4. The present education system in India mainly comprises of primary education, secondary education, senior secondary education and higher education. Elementary education consists of eight years of education. Each of secondary and senior secondary education consists of two years of education. Higher education in India starts after passing the higher secondary education or the 12th standard. Depending on the stream, doing graduation in India can take three to five years. Post graduate courses are generally of two to three years of duration. After completing post graduation, scope for doing research in various educational institutes also remains open. When looked from an different angle in Indian education the teacher-student relationship is better than in foreign nations as in India they have a friendly and cordial relations which helps a student to get motivated and it can be a factor which would help to develop which lacks in foreign nations

  5. Rahul,
    What I like most about the world wide web is that it not only connects people from around the world but in doing so it allows people to see just how alike we really are. I can appreciate your comments about the Indian higher educational system. The American higher education system is also guilty of corruption. For instance, online education is a great example of education reform. But on the other hand, there are people in the corporate sector who take advantage of the online education trend and set up schools that mask themselves as real institutions of higher learning (and they really are not accreditated or valid) for the sake of profit. That's just one example. I'm sure that there are many more. Thank you for sharing your thoughts on this matter.

  6. Many Middle Eastern Countries have allowed US and European educational corporate houses set up shops in those countries, employed many famous universities/research policy makers of US-EU as higher education consultants. But the quality of basic and higher education is not improving much in those countries. None of those countries have joined “superpower elites” so far and no sane person expect that to happen in near forseeable future.
    Many US and other foreign universities have set up shops/campus in India. But I am sure that will not do much good for Indian research and higher education as a whole. Quality of education in those establishments are not much better than many Indian establishments, as a whole. After all they are manned and managed by Indians for its day to day operations.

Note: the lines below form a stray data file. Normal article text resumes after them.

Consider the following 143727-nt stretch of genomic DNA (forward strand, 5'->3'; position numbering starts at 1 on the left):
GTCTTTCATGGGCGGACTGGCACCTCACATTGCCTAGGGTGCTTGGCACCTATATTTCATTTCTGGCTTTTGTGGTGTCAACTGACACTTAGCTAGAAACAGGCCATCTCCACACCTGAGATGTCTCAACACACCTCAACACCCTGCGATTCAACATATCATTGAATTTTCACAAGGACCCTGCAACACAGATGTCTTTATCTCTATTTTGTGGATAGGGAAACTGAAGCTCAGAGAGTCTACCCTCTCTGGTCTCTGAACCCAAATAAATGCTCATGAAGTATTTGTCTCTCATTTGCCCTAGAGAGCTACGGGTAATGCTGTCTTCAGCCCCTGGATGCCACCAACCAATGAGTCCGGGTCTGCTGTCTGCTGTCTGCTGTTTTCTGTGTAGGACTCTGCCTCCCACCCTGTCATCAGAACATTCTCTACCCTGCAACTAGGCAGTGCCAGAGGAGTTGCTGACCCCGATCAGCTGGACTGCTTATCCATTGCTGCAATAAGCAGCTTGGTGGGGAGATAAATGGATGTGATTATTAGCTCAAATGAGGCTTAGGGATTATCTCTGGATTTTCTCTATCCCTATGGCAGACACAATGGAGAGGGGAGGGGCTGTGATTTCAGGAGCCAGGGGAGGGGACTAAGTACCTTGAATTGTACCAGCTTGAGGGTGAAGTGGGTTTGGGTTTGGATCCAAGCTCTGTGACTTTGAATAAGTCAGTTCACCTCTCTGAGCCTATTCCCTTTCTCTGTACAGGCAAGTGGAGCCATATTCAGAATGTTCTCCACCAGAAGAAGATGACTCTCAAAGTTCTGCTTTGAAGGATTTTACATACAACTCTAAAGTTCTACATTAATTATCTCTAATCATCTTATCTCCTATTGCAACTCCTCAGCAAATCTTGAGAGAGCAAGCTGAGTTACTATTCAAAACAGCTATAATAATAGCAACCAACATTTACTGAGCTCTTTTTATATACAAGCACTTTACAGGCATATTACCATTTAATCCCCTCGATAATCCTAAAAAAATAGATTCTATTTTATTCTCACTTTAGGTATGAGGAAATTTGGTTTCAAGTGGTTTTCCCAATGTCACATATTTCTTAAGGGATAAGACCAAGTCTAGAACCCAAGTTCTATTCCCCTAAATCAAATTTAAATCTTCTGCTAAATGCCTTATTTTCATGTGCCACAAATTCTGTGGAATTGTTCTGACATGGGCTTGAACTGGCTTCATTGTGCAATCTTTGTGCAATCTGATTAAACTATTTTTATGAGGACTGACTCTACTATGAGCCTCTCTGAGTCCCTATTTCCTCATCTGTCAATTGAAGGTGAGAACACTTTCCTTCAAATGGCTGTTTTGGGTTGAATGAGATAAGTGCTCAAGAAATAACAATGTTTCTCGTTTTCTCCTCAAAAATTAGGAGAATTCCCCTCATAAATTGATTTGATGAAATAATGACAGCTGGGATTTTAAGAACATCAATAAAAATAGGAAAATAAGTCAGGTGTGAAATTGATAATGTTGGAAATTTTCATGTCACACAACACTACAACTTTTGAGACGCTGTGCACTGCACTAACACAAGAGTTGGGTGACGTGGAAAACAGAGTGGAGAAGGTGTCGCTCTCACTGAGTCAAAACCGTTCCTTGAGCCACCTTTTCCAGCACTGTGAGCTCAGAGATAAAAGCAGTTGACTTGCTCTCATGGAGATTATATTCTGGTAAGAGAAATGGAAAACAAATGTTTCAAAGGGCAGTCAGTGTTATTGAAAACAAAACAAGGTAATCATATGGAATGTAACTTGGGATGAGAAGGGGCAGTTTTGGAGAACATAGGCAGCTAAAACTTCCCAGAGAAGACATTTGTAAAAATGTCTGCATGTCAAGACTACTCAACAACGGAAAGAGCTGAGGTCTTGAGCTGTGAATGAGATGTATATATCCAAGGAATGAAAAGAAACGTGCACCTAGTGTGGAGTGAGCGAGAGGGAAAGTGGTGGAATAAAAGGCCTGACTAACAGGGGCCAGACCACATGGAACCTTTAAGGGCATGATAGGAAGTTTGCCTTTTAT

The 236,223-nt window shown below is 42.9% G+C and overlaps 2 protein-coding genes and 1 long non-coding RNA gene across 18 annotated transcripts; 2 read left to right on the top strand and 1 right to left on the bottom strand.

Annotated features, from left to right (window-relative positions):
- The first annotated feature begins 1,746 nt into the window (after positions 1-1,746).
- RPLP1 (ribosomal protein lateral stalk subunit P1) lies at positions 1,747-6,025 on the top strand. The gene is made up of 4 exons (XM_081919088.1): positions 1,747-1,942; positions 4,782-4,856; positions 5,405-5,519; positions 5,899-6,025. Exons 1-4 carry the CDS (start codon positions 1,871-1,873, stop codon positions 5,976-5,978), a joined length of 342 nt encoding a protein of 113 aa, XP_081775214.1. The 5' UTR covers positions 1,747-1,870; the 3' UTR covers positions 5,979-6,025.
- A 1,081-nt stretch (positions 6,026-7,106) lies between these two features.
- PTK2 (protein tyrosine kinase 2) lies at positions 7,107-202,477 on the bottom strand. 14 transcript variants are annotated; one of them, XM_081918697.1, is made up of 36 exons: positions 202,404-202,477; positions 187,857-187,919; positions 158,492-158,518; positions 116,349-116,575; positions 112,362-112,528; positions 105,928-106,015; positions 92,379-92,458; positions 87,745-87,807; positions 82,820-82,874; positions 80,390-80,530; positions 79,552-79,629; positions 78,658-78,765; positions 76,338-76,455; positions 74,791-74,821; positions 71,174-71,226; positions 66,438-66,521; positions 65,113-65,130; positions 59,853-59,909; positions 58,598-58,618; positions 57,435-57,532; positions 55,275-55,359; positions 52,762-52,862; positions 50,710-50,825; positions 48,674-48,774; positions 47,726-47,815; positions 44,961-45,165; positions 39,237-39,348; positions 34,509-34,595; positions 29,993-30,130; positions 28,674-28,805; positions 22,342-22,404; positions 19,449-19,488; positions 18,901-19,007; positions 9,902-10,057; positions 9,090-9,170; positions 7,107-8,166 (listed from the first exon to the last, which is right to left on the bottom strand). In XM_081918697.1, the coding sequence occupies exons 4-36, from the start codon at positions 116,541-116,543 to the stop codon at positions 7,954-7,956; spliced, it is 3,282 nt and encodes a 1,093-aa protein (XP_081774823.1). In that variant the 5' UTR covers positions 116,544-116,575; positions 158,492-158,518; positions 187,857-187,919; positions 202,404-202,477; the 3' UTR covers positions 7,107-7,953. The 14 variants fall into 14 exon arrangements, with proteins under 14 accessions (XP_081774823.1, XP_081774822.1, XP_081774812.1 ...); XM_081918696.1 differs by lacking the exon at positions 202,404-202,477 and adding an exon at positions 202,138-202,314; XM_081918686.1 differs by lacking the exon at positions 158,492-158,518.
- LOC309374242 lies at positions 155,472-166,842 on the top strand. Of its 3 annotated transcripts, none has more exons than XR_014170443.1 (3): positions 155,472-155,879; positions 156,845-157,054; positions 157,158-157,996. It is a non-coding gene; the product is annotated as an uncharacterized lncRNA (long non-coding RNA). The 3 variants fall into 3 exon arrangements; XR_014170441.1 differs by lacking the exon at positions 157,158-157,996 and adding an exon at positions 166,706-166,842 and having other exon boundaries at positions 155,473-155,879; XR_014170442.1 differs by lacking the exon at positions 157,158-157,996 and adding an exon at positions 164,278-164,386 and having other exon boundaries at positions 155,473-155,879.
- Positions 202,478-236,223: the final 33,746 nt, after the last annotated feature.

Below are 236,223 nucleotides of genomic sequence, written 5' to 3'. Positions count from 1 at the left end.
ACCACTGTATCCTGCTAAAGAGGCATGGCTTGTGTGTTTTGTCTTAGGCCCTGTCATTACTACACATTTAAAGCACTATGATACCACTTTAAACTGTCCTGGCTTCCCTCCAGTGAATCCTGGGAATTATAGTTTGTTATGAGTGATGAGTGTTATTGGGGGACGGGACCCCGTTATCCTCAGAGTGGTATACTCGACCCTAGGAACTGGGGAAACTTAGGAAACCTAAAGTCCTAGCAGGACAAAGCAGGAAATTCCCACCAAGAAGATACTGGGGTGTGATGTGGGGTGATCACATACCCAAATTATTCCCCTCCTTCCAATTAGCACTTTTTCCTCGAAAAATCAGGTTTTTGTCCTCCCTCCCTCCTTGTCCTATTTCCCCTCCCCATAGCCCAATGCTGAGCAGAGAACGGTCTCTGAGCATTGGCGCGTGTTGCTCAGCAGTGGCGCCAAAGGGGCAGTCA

In reality, those are only to encash the huge gap of supply and demand for “education” (read degrees) and also to tap the high craving for “foreign” degrees by Indian parents and students. Even a third grade US universities like DeVry is getting huge response in Indian cities and smaller towns for opening schools (primary and high school) as franchise with some local businessmen.

  7. What about the higher education that is provided by distance learning centers.

    DEC, The body which governs distance education system says that the universities cannot open study centers. It is very clearly mentioned in their statute. At present they have given notice to KSOU (Karnataka State Open University)

    LPU advertised openly to open study centers and accepted the online study center request.

    Sikkim Manipal advertises on TV and newspapers spending so much money and they say they have 700+ learning centers across India and abroad.

    There is newly opened Mahatma Gandhi University in Meghalaya which has started opening up study centers.

    There are many more who are not spreading education but at the end they are only minting money.

    Students get easy degrees from SMU, LPU etc. and so they fall prey to these universities. What is our education department doing.

    There is so much of corruption and what will our country get when so many people are given degrees when they do not even go through the course.

    Most of these universities are taking Multiple choice question-answers which is verye easy for students to pass.

    We need to stop this rampant education business.

  8. Even foreign education system given way to enter India and scoop up indians promising them degrees and jobs in foreign countries are also outcome of corruption. It has been done through wrong nexus between bureaucrats, business men and politicians. Its outcome is too worse if seen closely. Particularly the student and his/her career gets doomed. Once such site is cheating Indians promising them job and study aboard. Its http://www.newstrides.com. Its CEO is Rajesh Lala, a big cheat and a trickster sitting at the heart of Delhi metro and under the noses of the law keepers who are blindly supporting his businesses of cheating students all over India!